All your stats show is that mobile users who are attracted to whatever you are peddling tend to be iOS users, but certainly not overwhelmingly.
Perhaps you sell iOS accessories? If so, then you're doing quite poorly. Only 55% of your mobile users qualify to use your products. Better ad targeting is required if you want to improve your market share within your little niche.
You say that is not the scenario? Then at least you can see the point that your little niche does not necessarily represent the totality of mobile users in the same way that Nielsen's research does?
Well, then, just don't do anything that's "a pain", right? And, in the bargain, tell your clients that doing this most basic of security tasks is "a pain", but that "probably" nothing will happen, because, after all, executing an SQL injection attack is, coincidentally, also a bit of "a pain". Truly sad. One hopes you're not a professional ... because if you are, then you're giving a bad name to professionals. "A pain". Woot! Ridiculous.
You're an idiot. Obviously stupid, and lacking the basic means to think things through before shooting your mouth off.
In other news, several insulin pumps, like the one mentioned in the article, are able to send alerts wirelessly (via Bluetooth or wifi) to their paired receivers. The Omnipod, for example. It is a miniscule modification to include a wifi transmitter and a little software to specify recipients of alert notices via email/SMS/whatever.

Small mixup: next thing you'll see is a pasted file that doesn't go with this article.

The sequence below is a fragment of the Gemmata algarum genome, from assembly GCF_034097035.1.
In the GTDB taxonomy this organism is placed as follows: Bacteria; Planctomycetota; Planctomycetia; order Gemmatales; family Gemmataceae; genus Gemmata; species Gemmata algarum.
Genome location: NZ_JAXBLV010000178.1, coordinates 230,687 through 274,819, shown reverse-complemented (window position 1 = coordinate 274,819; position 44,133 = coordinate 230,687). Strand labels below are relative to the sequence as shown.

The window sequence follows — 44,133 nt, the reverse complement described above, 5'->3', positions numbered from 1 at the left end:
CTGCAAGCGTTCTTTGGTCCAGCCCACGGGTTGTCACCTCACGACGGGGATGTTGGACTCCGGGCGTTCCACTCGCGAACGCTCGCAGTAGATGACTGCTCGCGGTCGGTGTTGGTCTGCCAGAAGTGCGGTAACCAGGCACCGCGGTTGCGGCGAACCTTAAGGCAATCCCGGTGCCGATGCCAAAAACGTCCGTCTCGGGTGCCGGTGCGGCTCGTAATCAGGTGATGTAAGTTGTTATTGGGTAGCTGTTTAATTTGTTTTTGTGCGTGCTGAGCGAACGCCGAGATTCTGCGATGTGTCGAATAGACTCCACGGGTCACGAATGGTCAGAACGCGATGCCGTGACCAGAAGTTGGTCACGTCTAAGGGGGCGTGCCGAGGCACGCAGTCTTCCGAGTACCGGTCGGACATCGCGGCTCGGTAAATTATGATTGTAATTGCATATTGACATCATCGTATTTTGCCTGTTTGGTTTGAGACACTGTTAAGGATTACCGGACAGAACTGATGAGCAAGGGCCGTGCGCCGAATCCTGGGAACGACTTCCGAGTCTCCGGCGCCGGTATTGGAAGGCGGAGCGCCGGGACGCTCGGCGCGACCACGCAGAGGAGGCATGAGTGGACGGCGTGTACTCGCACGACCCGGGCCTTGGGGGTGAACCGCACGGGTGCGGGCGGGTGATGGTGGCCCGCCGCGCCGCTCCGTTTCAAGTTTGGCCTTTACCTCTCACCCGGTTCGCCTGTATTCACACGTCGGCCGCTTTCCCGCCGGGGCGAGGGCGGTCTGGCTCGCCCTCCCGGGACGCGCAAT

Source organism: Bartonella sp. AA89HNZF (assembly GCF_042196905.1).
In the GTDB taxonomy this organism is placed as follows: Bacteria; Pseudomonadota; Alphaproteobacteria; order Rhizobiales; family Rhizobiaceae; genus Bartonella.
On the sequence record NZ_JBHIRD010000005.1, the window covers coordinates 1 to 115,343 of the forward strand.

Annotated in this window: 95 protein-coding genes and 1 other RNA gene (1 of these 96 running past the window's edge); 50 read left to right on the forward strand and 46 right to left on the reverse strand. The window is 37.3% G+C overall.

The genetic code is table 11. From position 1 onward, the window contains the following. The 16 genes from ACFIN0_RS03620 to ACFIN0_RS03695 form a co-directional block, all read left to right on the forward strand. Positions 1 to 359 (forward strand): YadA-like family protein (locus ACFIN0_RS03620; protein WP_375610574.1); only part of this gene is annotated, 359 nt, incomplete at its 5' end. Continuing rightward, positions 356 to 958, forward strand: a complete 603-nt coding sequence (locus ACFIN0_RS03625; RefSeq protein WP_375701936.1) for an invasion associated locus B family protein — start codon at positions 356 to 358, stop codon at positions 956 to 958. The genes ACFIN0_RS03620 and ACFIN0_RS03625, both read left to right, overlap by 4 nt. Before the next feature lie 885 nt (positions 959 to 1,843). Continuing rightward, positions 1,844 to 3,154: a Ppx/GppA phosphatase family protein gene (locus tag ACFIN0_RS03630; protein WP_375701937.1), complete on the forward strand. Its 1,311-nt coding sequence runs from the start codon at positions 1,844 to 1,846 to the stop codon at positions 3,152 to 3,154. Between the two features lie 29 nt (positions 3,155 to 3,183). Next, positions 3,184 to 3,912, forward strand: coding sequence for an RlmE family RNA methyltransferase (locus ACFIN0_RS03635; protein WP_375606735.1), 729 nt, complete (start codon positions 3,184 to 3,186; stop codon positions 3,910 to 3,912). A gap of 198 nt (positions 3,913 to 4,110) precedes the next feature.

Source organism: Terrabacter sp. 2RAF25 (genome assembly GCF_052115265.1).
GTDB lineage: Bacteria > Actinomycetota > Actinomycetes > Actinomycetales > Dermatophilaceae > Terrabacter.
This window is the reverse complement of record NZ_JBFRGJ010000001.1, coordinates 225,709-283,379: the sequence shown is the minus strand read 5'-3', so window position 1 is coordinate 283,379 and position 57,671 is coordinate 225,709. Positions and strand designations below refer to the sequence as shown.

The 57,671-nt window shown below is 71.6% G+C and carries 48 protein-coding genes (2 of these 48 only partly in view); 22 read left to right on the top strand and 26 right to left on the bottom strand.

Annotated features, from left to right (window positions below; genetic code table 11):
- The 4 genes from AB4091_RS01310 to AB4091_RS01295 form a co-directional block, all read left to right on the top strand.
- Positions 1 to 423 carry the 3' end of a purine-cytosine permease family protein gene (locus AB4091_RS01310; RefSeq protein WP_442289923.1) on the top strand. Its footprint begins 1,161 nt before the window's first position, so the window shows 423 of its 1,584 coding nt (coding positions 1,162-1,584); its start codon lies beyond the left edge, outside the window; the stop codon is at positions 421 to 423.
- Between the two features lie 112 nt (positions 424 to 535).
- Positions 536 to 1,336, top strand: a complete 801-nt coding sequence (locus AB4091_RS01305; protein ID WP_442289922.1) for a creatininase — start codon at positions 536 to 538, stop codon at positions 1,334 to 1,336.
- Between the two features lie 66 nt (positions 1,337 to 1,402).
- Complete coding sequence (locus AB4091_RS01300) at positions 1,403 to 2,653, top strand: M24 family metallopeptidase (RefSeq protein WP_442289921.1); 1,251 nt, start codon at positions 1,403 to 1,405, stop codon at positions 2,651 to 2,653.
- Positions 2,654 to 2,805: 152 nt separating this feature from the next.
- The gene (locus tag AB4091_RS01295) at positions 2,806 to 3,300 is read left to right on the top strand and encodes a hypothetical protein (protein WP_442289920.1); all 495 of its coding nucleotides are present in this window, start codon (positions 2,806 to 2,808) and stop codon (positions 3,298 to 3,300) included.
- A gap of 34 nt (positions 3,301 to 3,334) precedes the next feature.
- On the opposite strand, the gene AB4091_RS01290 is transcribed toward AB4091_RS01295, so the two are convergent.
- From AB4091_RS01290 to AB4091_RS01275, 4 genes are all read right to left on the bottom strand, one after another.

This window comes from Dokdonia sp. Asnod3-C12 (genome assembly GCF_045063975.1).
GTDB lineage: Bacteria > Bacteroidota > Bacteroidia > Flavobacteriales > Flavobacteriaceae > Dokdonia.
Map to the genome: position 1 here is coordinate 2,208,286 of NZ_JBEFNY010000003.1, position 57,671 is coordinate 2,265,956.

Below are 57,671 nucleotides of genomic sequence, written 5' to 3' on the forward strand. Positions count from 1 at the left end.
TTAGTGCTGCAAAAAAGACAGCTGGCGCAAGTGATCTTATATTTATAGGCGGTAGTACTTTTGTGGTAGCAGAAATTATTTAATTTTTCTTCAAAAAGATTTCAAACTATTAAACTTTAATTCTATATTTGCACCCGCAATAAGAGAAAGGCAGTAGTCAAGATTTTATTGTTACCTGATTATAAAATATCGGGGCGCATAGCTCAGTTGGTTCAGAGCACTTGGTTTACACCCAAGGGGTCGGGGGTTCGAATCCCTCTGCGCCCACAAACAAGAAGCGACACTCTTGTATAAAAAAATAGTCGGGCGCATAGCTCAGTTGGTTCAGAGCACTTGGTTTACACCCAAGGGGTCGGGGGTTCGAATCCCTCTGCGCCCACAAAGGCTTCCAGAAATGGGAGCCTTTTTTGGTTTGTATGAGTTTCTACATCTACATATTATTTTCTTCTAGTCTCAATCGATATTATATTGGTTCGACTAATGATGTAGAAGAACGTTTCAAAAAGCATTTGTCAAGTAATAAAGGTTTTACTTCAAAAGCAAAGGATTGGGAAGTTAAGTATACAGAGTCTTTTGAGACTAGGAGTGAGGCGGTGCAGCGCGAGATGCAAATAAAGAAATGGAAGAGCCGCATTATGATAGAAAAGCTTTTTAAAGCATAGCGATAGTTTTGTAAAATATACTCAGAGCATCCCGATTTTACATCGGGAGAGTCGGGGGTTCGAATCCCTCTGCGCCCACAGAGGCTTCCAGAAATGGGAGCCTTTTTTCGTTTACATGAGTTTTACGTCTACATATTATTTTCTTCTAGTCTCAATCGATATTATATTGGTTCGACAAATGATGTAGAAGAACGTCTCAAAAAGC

What is most remarkable about this article are two things: (1) That the GOVERNMENT believes that a good way to spend your money is to develop a medical device that has already been developed for the most part by PRIVATE industry and (2) that they would allocate so much of your money (not my money ... I'm in the USA) to the task. I mean, almost everything about this device already exists in products available on the market right now. Does it really cost that much money to be able to include the NHS in the list of alert recipients? And why does the NHS need this info? Are they going to call an ambulance, or something?
This sounds a lot like yet another way to spend your money. After all, if they admit they don't need it, then they won't get any more of it, will they?
If all IT had to worry about was getting the right tool for the job at hand, that would be one thing. But that's not the problem, here.
If IT staff are allowed to do their jobs, which is to define the enterprise needs and satisfy them with the safest, most cost-effective gear and protocols, then that would be one thing.
But this story is about a CEO with no IT experience deciding on a whim that his entire enterprise should be run on devices that you can break into with a stick. The CEO is over-ruling the IT department's expertise because of his newly-acquired fanboi status.
And you want the CEO to win that fight. Silly Alienrat. Obviously you have no responsibilities for a network of any size. If you did, you should be fired. Just because the CEO thinks some piece of gear is cool does in no way make that piece of gear suitable for the task, or for the environment.
Most CEOs are stupid people who got where they are because they know how to suck up, not because of their enterprise computing experience. Stupid CEO decisions cost companies millions of dollars every day.